“From Whence They Can No More Return”: What Lehi Teaches Us About the Book of Mormon’s Harsh Language on Hell

The Book of Mormon’s teachings on hell sometimes sound much harsher than what we understand from modern revelation. From Joseph’s Smith’s revelations, such as his vision on the three degrees of glory in Section 76 of the Doctrine and Covenants and his revelations pertaining to the salvation of the dead and baptism for the dead, we know that many who die without having accepted Christ or without even having heard of Him will have a fair chance to hear and accept the Gospel. We also know that for almost all the wicked who have lived on this planet, the place or condition we call hell is ultimately only temporary for them, though the concept of hell itself is eternal and language about eternal punishment is ambiguous on purpose to stir men up to repentance, as explained in Section 19 of the Doctrine and Covenants (but yes, those who go to the Telestial Kingdom after suffering for their own sins in hell are eternally cut off from the presence of God and Christ, and do not return to them in the Celestial Kingdom).

It is only the sons of perdition who seem to be cast into hell forever, those who fully know the reality of God and Christ and openly fight against them and consent to the killing of Christ–but even then we don’t actually know what their end is, if any, so it may not be fair to assume their suffering is endless. Section 76 tells us that the sons of perdition go “into everlasting punishment, which is eternal punishment” (Doctrine and Covenants 76:44). Here we must note that God’s punishment by definition is “eternal punishment” since God is eternal, as explained in Section 19, but that doesn’t mean that those who suffer such punishment suffer it forever.  Is that the case here as well? We don’t know, for the next verse tell us this about their torment: “the end thereof, neither the place thereof, nor their torment, no man knows” (Doctrine and Covenants 76:45). If we don’t know the end, it’s possible there is one. We don’t know. 

Likewise, the warning against falling into “eternal death” (2 Nephi
2:29) does not mean one will never be resurrected, but that one is cast
out from God’s presence and will “die as to things pertaining to things of righteousness” (Alma 40:26), things which I suggest relate to the majesties of the Celestial Kingdom that the unpenitent wicked will not experience.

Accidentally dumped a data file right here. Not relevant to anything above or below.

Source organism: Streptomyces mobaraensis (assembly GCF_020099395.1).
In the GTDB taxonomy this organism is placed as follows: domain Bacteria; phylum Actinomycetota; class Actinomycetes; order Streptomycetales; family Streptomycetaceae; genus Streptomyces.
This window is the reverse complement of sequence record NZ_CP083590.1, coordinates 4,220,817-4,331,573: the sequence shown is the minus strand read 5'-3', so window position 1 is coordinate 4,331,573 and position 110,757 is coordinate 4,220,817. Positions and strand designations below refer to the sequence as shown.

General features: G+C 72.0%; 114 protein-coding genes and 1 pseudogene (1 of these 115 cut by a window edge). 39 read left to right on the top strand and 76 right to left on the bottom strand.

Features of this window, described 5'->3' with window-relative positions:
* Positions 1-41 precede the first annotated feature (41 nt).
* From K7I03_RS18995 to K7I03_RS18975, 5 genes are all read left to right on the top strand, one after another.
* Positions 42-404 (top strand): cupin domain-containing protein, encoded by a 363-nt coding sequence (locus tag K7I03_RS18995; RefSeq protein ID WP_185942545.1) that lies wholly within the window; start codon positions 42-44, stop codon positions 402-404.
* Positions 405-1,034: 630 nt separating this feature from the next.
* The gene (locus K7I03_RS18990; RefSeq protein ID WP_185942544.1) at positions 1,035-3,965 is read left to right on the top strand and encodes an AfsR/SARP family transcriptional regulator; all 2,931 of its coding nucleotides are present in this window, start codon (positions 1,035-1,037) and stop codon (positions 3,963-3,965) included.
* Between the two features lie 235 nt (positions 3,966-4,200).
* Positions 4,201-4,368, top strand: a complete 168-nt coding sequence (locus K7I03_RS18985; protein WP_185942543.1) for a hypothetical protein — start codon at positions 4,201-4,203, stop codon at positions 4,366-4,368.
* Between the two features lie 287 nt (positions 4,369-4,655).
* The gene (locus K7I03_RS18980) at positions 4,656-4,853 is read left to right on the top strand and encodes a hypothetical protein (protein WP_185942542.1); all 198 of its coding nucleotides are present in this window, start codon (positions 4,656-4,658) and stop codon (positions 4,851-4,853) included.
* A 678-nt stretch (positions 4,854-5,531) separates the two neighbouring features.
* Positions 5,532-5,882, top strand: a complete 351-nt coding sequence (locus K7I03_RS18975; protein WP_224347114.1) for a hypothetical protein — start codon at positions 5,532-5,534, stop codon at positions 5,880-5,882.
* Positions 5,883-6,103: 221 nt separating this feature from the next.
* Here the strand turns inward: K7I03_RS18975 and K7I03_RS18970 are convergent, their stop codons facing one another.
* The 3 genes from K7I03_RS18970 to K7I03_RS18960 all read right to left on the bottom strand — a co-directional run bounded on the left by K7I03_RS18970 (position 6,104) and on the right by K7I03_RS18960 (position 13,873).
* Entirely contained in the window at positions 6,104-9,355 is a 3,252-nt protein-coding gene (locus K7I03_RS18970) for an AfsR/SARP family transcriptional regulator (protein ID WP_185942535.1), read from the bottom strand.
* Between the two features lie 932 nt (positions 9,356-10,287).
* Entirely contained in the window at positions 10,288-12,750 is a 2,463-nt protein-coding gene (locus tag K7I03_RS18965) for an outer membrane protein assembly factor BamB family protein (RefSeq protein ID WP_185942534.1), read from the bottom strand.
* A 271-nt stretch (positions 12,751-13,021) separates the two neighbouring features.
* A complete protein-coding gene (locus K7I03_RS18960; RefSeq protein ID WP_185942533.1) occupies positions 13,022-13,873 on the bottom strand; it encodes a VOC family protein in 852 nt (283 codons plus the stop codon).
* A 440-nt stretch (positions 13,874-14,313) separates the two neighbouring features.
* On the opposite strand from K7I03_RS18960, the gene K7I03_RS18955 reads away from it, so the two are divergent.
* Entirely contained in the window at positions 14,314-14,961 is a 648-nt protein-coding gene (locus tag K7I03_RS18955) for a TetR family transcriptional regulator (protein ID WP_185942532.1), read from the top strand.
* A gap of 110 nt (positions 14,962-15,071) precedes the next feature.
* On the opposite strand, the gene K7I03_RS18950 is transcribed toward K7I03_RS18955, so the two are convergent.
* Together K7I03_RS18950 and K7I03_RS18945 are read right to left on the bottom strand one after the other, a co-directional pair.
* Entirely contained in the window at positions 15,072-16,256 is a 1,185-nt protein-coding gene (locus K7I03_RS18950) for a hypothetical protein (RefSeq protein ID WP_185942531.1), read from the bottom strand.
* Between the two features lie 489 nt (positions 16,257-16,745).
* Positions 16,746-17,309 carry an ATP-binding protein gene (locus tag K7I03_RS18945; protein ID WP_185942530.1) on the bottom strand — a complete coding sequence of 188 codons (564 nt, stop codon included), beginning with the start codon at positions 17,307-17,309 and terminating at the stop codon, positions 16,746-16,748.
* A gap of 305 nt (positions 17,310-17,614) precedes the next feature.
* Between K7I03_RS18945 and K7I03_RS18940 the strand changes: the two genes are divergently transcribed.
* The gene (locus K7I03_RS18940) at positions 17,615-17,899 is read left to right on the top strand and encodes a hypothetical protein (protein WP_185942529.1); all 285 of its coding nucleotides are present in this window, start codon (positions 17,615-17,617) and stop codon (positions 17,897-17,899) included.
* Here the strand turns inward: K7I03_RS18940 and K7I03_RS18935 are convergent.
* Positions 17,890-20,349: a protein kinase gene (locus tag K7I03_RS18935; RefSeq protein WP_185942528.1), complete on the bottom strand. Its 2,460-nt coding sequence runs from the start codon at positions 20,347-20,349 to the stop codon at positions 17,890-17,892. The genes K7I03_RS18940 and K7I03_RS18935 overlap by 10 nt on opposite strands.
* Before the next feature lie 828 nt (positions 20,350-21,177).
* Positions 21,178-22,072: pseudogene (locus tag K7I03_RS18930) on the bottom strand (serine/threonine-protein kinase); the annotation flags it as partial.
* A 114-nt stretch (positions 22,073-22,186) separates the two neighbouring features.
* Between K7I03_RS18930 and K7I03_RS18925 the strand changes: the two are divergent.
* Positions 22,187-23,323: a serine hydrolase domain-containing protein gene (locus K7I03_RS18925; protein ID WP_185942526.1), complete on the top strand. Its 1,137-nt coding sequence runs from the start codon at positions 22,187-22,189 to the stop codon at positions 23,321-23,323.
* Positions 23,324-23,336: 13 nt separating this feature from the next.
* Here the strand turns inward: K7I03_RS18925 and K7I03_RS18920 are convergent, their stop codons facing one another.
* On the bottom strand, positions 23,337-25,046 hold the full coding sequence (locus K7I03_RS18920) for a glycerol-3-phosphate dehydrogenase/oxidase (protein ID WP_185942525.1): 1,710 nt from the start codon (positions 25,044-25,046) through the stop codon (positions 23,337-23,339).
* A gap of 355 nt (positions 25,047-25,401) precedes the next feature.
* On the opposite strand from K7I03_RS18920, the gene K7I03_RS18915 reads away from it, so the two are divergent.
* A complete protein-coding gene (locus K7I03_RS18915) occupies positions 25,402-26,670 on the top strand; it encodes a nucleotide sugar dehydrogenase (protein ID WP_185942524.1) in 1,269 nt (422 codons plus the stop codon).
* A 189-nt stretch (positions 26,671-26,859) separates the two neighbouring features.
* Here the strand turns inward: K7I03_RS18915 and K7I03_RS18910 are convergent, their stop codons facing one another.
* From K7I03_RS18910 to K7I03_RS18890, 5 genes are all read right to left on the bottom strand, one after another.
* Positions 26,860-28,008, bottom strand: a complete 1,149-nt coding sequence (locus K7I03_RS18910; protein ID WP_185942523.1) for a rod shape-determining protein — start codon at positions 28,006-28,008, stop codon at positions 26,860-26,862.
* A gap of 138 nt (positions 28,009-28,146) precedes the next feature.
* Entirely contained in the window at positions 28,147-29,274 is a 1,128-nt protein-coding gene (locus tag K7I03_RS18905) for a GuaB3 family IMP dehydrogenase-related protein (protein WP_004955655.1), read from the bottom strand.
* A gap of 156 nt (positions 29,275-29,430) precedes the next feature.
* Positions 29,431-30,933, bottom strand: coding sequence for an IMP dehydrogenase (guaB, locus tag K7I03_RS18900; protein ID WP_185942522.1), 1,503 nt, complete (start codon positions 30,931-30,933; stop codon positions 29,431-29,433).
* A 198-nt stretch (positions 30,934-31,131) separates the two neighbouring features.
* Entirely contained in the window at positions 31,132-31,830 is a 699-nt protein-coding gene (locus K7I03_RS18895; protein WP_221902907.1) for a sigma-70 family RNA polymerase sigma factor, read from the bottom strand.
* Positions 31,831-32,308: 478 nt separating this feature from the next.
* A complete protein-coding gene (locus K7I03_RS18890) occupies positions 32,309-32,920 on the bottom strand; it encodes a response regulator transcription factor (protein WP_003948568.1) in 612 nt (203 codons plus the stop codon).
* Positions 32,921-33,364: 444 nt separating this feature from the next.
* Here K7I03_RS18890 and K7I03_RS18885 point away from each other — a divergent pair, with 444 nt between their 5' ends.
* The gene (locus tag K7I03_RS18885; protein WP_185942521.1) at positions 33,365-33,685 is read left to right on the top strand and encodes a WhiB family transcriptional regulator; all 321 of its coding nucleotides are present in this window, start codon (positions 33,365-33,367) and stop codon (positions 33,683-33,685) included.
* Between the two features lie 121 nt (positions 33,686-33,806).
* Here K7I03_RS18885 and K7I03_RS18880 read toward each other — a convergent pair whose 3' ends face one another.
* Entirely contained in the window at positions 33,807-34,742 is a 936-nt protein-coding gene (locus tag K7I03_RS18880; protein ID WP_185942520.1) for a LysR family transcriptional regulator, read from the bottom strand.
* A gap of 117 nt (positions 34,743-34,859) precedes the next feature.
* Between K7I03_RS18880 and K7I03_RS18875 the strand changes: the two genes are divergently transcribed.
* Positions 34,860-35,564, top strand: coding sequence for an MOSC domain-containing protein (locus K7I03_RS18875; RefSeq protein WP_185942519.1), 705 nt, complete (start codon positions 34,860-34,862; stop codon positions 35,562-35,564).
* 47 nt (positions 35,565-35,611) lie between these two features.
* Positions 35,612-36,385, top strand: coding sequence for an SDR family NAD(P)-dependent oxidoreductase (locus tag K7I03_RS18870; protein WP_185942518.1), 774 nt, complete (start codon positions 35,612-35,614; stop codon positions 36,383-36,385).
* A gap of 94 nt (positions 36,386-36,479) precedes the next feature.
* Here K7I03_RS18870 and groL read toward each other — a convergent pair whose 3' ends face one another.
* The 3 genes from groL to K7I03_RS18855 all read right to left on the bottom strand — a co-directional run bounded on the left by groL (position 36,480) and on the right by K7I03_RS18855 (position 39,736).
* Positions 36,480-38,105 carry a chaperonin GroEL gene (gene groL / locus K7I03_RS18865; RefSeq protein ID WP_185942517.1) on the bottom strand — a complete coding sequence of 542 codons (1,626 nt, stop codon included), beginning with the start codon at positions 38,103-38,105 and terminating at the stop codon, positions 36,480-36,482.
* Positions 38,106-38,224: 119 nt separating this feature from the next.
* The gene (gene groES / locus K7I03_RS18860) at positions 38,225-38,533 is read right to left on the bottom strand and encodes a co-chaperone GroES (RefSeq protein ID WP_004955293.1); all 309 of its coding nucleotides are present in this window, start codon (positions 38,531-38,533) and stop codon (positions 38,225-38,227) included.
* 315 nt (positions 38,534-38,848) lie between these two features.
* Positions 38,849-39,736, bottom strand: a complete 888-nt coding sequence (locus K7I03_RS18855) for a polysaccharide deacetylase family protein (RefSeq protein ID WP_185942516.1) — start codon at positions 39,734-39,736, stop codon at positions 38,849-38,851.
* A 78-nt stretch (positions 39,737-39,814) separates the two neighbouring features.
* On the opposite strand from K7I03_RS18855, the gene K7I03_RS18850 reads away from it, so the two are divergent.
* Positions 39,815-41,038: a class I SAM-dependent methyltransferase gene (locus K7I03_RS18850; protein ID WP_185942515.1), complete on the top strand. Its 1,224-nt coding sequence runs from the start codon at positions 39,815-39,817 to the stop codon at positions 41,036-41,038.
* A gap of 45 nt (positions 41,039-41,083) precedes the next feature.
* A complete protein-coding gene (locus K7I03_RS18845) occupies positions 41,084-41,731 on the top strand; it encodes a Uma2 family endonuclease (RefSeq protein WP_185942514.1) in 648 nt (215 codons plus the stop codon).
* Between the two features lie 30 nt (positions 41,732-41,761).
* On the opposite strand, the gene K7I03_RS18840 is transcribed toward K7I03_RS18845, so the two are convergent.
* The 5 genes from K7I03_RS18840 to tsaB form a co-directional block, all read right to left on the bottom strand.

I raise these points because language in the Book of Mormon seems to reflect the view that there is either eternal heaven or eternal hell. Perhaps the strongest language on this point speaks of “never returning” from that state. For example, King Benjamin in Mosiah 2 said:

23 And now I have spoken the words which the Lord God hath commanded me.

24 And thus saith the Lord: They shall stand as a bright testimony
against this people, at the judgment day; whereof they shall be judged,
every man according to his works, whether they be good, or whether they
be evil.

25 And if they be evil they are consigned to
an awful view of their own guilt and abominations, which doth cause them
to shrink from the presence of the Lord into a state of misery and
endless torment, from whence they can no more return; therefore they
have drunk damnation to their own souls.

26 Therefore,
they have drunk out of the cup of the wrath of God, which justice could
no more deny unto them than it could deny that Adam should fall because
of his partaking of the forbidden fruit; therefore, mercy could have
claim on them no more forever.

27 And their torment is
as a lake of fire and brimstone, whose flames are unquenchable, and
whose smoke ascendeth up forever and ever. Thus hath the Lord commanded
me. Amen. 

Then in 3 Nephi 27, Christ says something similar. Speaking of those who build up false churches not founded upon His Gospel and in His name, He said:

11 But if it be not built upon my gospel, and is built upon
the works of men, or upon the works of the devil, verily I say unto you
they have joy in their works for a season, and by and by the end cometh,
and they are hewn down and cast into the fire, from whence there is no

 Then speaking of the day of judgment, He said:

16 And it shall come to pass, that whoso repenteth and is
baptized in my name shall be filled; and if he endureth to the end,
behold, him will I hold guiltless before my Father at that day when I
shall stand to judge the world.

17 And he that
endureth not unto the end, the same is he that is also hewn down and
cast into the fire, from whence they can no more return, because of the
justice of the Father. 

So it sounds like those who build up false churches or those who fall away from and reject the Gospel will suffer in hell forever. Isn’t that rather harsh? How can that be squared with the Restored Gospel of Jesus Christ?

Please note that these scriptures may be examples of the forceful but ambiguous language Doctrine and Covenants 19 speaks of. In fact, they do not say that the wicked or those who rebel will be in hell forever. They will be cast into the fire/torment/hell, but rather than saying they remain forever, instead these verses declare that they don’t return. Return? Return to where? This is a critical issue for understanding the scriptures. The verb return requires a frame of reference. Return to where? If I leave Wisconsin by going to China and never return, that doesn’t require that I stay in China forever. I may be in China for a week, then go to Europe or New Zealand for years. 

The Book of Mormon concept of “from whence” one does not “return” has to be considered in light of the earliest use of this language in Father Lehi’s farewell speech: 

Awake! and arise from the dust, and hear the words of a trembling
parent, whose limbs ye must soon lay down in the cold and silent grave,
from whence no traveler can return
; a few more days and I go the way of
all the earth.  (2 Nephi 1:14)